Drawbacks and Concessions

It has some drawbacks, of course. It is very scrappy scripting - this program evolved as I needed it to - and as such the code is an absolute shambles. It at least does work. Naturally, it's not even close to POSIX compliant, and depends heavily on Bash. I could likely have made a better program if I bothered learning ncurses, but I don't use YouTube often enough to justify that kind of effort.

It also only works as well as your Invidious instance works - if the instance has problems, so will the script. To mitigate this, I've made it very easy to test and change instances via parameters and config files. It reports reasonably well on what the issue could be if it fails to fetch videos.

Companion Programs

'ytsearch' has two companion programs - 'ytformat' and 'ytchannel'.

'ytformat' just takes links pointing to an Invidious instance, and makes them a YouTube link, if you are looking to share them as such. Fairly straightforward.

'ytchannel' is a fairly hacky script, that downloads and deletes a low-quality audio copy of a video, in order to get the YouTube channel it belongs to and to give you it in RSS feed compatible format. Thus, with the 3 programs, it is entirely possible to run the full YouTube 'ecosystem' from a terminal, and to never need to leave a terminal, and still have advanced search features and channel subscriptions.

Getting the Scripts

You can find all of the aforementioned scripts on my Git server, in a repository of their own, here. I hope they work for you. I'd also love to see - if anyone is interested in it - improvements to it, and probably written in something better than Bash.


2020.09.25Article Page

My Bad ASCII Art

This is going to be another "I have nowhere else to dump these, so rather than lose them to the eventual abyss I may as well dump them here" post, but this edition comes with a shell script included at the back, so it may (or may not) be worth reading. I have little to show for myself at the moment (as of writing this - at Mon 31 Aug 2020 17:23) also, so it's probable this will be added to at some point in the future.

ASCII art involves the effort of creating images with just the 128 (7-bit - 2^7) range of characters as defined in the ASCII standard. Although, I think this does vary from country to country, and as time has gone on 'ASCII art' has become a looser and looser definition anyway. You may also see similar art made with Japanese characters, in places such as text boards and old 2chan - this is Shift_JIS art, referring to the Japanese Industrial Standards character set, and a fairly similar concept. I prefer Shift_JIS, but ASCII is much more universal among machines when not running a graphical interface.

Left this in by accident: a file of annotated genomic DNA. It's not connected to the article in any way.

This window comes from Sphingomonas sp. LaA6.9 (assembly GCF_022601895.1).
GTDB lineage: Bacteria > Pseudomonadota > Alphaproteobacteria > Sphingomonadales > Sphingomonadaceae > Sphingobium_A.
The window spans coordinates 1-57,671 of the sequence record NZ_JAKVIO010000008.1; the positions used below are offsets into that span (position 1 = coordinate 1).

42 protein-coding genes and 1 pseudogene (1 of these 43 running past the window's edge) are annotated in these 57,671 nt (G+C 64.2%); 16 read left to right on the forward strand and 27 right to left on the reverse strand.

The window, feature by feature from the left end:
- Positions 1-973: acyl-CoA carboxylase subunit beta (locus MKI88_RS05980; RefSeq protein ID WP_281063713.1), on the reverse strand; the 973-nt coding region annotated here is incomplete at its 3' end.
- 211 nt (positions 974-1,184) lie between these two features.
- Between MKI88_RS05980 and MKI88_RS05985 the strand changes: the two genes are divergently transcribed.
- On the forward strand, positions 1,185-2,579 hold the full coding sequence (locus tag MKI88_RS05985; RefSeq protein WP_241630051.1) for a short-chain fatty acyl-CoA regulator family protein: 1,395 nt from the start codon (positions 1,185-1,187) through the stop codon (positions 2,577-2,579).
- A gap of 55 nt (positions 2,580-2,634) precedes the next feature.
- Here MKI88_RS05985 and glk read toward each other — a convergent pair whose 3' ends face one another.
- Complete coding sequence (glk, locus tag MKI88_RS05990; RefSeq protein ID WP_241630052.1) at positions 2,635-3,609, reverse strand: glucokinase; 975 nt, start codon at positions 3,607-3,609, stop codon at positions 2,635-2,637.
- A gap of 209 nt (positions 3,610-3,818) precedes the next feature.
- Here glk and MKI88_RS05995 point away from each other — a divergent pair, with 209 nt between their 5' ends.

ASCII art was more common in the past, where GUIs though present were hardly universal on operating systems. Particularly when internet browsing was done much more often on BBSes (Bulletin Board Systems) and Usenet groups, and using graphics to display a welcoming banner on a BBS or TUI newsreader would have not been possible, and wouldn't be for some time. I could also imagine someone dealing with Xorg in the late 90s on Linux just opting to stay in a TTY instead.

Creating ASCII art takes a level of time commitment and obsession (particularly for more substantial pieces) that is hardly reasonable, especially now that access to actual images is readily available, and "ASCII art converters" exist. Nonetheless, I'm the perfect type of weirdo to foster pointless obsessions. It's fun to fill my time with. You can use them in your /etc/issue or /etc/motd (before login - useful for showing system information, and after login, respectively). "motd" refers to "message of the day", a relic of system administrators giving their users messages in a more convenient format than via e-mail, for example, to declare rules, and is executed before the login shell. ASCII art can also be used in your system information fetch program of choice - I've written my own, I'll probably post it when I port it to C (it's a mess).

Anyway, enough chatter.

$ cat cat

       / / o  -|       .--. 
______/ _\   w |_     / /\ \
XXXXX(___ `````\ \___/ /  \ \
      || \      ) )  _/____\ \
      ||  \____/ />_________uuu>